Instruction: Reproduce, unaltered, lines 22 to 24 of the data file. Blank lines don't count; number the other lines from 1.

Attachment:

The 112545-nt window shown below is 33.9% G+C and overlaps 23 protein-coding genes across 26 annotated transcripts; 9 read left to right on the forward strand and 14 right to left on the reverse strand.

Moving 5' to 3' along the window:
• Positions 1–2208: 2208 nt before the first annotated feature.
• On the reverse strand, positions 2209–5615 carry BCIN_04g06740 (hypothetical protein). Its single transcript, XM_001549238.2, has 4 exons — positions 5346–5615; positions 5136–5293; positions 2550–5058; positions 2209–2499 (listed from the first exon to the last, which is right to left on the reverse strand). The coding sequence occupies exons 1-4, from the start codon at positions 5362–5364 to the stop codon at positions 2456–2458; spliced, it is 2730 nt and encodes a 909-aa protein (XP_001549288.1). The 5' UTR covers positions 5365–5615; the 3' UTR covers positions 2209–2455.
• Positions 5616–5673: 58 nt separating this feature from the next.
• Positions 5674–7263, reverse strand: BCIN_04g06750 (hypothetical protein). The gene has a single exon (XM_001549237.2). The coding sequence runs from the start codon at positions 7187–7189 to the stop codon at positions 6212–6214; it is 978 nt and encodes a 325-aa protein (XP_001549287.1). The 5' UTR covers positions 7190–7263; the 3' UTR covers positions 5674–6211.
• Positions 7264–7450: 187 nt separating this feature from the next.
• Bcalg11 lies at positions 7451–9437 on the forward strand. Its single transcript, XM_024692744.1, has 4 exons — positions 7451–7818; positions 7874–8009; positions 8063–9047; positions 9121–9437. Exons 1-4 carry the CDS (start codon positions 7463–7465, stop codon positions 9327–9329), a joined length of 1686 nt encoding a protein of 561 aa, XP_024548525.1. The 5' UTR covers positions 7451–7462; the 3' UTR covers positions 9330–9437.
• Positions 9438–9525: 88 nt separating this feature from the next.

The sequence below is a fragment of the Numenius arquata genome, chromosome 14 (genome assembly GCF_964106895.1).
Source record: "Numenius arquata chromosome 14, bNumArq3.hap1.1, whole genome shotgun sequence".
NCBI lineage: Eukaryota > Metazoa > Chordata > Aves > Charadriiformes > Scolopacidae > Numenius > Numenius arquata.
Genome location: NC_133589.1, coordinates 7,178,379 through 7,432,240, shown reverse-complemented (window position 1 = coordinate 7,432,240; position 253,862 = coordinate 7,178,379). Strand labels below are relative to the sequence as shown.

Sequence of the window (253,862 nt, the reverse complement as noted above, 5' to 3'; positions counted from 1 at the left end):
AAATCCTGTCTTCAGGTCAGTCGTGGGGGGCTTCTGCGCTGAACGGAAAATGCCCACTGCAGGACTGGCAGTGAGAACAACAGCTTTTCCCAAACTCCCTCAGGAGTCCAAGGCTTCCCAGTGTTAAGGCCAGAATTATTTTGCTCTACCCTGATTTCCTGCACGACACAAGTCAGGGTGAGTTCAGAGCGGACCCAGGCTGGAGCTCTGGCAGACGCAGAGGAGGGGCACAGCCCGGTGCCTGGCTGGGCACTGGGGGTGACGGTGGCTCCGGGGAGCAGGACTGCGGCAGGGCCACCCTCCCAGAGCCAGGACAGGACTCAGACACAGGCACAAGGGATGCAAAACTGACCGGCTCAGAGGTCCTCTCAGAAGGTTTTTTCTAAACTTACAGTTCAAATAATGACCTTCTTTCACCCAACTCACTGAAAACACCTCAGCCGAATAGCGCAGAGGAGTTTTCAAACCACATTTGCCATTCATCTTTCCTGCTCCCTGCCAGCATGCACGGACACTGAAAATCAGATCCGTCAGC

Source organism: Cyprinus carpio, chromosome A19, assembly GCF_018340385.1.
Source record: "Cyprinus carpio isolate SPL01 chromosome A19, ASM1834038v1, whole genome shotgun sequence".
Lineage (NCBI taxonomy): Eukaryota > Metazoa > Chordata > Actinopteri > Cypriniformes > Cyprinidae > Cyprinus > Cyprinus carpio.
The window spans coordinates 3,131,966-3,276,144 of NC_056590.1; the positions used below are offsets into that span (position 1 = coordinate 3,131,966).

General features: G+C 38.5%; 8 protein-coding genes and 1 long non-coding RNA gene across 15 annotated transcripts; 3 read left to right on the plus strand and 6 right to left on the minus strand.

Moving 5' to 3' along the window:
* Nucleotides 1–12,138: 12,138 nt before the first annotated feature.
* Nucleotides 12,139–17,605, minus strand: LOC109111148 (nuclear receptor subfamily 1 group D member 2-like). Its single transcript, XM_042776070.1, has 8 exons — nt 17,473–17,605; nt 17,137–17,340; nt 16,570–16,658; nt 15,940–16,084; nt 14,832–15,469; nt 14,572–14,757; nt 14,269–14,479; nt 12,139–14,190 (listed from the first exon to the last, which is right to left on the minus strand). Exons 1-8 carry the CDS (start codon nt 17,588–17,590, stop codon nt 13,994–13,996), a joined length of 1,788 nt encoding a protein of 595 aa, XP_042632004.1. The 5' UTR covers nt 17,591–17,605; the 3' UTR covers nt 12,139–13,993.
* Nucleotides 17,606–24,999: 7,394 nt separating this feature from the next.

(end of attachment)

* Nucleotides 1–12,138: 12,138 nt before the first annotated feature.
* Nucleotides 12,139–17,605, minus strand: LOC109111148 (nuclear receptor subfamily 1 group D member 2-like). Its single transcript, XM_042776070.1, has 8 exons — nt 17,473–17,605; nt 17,137–17,340; nt 16,570–16,658; nt 15,940–16,084; nt 14,832–15,469; nt 14,572–14,757; nt 14,269–14,479; nt 12,139–14,190 (listed from the first exon to the last, which is right to left on the minus strand). Exons 1-8 carry the CDS (start codon nt 17,588–17,590, stop codon nt 13,994–13,996), a joined length of 1,788 nt encoding a protein of 595 aa, XP_042632004.1. The 5' UTR covers nt 17,591–17,605; the 3' UTR covers nt 12,139–13,993.
* Nucleotides 17,606–24,999: 7,394 nt separating this feature from the next.